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What’s Ahead For Mortgage Rates This Week – January 10, 2022

What's Ahead For Mortgage Rates This Week - January 10, 2022

Last week’s economic reporting included readings on construction spending and labor sector readings on jobs and unemployment. Weekly reports on mortgage rates and jobless claims were also released.

Construction Spending Unchanged, Falls Short of Expectations

The Commerce Department reported that construction spending rose by 0.4 percent in November to a seasonally-adjusted annual pace of $1.63 trillion and  9.30 percent year-over-year, Residential construction spending drove spending higher; month-to-month spending rose by 0.90 percent in November and was 16 percent higher year-over-year. Analysts expected overall construction spending to rise by 0.70 percent from October to November.

High demand for homes continued to drive residential construction spending, but spending on office construction fell by 32.10 percent year-over-year. Work-from-home options increased as employers and workers faced covid-related challenges.

Mortgage Rates Rise; Jobs Data Mixed

Freddie Mac reported higher average mortgage rates last week as rates for 30-year fixed-rate mortgages rose 11basis points to 3.22 percent. The average rate for 15-year fixed-rate mortgages was 10 basis points higher at 2.43 percent. The average rate for 5/1 adjustable rate mortgages was unchanged at 2.41 percent. Discount points averaged 0.70 percent for 30-year fixed-rate mortgages and 0.60 percent for 15-year fixed-rate mortgages. Discount points for 5/1 adjustable rate mortgages averaged 0.50 percent.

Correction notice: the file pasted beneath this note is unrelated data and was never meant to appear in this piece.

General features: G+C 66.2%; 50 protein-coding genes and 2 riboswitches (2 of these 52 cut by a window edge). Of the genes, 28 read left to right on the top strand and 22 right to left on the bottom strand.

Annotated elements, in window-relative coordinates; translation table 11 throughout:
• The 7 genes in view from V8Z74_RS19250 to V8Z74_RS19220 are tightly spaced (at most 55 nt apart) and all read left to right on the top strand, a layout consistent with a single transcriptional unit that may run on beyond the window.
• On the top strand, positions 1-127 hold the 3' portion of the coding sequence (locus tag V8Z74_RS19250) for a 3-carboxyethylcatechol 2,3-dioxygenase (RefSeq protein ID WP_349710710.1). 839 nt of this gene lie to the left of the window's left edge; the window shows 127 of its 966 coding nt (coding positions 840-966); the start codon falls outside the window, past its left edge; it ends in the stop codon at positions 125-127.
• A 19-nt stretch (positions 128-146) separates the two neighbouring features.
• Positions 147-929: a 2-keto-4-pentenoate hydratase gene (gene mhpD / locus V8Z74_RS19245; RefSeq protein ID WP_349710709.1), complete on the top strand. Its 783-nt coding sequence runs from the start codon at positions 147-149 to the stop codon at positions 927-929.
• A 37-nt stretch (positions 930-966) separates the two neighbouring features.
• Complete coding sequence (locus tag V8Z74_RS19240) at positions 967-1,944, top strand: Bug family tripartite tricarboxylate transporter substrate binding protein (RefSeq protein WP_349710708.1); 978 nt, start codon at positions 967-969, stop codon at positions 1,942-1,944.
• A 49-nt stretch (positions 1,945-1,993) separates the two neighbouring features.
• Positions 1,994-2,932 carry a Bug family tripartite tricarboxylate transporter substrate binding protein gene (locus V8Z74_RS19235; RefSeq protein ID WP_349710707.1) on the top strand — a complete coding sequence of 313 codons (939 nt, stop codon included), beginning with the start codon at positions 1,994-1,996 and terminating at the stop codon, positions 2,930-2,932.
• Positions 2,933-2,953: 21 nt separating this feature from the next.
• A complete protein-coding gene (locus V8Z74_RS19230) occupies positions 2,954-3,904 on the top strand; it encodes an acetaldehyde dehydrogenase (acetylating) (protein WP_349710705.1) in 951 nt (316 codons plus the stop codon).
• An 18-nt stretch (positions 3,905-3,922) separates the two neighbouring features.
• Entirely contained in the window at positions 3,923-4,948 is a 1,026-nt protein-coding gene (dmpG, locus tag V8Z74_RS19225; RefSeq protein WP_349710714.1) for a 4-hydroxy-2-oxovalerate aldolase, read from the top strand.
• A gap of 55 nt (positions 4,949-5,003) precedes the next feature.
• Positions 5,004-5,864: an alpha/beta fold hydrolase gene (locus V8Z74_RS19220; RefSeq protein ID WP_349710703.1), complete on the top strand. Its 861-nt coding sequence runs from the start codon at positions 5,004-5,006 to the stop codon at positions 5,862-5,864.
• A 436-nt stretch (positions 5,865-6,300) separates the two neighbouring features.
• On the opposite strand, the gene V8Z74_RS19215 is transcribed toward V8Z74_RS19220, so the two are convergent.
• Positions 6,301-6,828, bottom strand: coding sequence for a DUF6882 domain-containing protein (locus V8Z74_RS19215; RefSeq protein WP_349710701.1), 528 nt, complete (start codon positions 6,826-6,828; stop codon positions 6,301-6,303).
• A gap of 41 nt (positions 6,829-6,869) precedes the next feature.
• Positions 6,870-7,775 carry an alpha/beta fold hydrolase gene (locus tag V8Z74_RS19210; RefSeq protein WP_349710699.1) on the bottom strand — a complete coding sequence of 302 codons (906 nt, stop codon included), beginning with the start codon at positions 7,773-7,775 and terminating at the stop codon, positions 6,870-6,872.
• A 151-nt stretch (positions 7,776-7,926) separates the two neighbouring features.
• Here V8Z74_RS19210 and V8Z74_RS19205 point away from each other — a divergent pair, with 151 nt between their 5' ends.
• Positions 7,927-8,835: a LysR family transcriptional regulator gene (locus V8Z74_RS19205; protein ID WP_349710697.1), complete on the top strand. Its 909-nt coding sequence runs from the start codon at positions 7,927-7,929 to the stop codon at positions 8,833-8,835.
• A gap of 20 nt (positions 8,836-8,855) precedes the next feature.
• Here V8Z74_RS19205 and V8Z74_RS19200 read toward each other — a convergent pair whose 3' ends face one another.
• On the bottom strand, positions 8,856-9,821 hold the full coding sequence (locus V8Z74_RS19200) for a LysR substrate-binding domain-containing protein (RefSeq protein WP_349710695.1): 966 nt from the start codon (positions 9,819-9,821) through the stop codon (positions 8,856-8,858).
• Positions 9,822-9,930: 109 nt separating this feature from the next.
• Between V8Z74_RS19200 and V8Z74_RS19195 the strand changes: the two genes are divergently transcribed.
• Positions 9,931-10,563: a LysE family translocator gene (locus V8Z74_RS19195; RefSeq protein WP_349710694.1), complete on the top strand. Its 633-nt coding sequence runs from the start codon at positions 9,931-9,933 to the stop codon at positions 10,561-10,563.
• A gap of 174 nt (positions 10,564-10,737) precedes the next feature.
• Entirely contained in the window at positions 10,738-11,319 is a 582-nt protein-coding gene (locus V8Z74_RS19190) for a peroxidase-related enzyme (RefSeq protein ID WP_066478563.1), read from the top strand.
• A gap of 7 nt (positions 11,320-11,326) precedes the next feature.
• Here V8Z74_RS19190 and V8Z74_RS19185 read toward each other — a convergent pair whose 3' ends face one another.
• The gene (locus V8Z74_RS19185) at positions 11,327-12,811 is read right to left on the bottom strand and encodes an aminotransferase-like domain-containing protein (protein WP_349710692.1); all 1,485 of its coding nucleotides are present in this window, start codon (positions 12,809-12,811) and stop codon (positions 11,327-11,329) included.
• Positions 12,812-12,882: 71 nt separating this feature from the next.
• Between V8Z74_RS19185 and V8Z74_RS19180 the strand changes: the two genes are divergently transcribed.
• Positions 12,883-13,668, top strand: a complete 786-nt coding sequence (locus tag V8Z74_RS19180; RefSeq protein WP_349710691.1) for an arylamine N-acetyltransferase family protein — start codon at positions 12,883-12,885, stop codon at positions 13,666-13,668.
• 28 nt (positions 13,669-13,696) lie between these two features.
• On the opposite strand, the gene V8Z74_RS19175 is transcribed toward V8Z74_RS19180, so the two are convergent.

First-time jobless claims rose by 207,000 claims filed as compared to the prior week’s reading of 200,000 initial claims filed. Analysts expected 195,000 new claim filings. Continuing jobless claims rose last week with 1.75 million ongoing claims filed; 1.72 million continuing jobless claims were filed in the prior week.

The government’s Non-Farm Payrolls report for December reported 199,000 public and private sector jobs added, which fell far short of the expected reading of 422,000 jobs added and November’s reading of 249,000 jobs added. Analysts said that the spread of the omicron variant of the covid virus slowed job searches and hiring.

ADP reported 807,000 private-sector jobs added in December, which surpassed expectations of 375,000 jobs added and November’s reading of 505,000 private-sector jobs added. The national unemployment rate fell to 3.90 percent as compared to the prior month’s reading of 4.20 percent. The unemployment rate is based on the number of unemployed workers actively seeking work and does not include workers who stopped looking for work.

What’s Ahead

This week’s scheduled economic reports include readings on inflation and retail sales and weekly reporting on mortgage rates and jobless claims.

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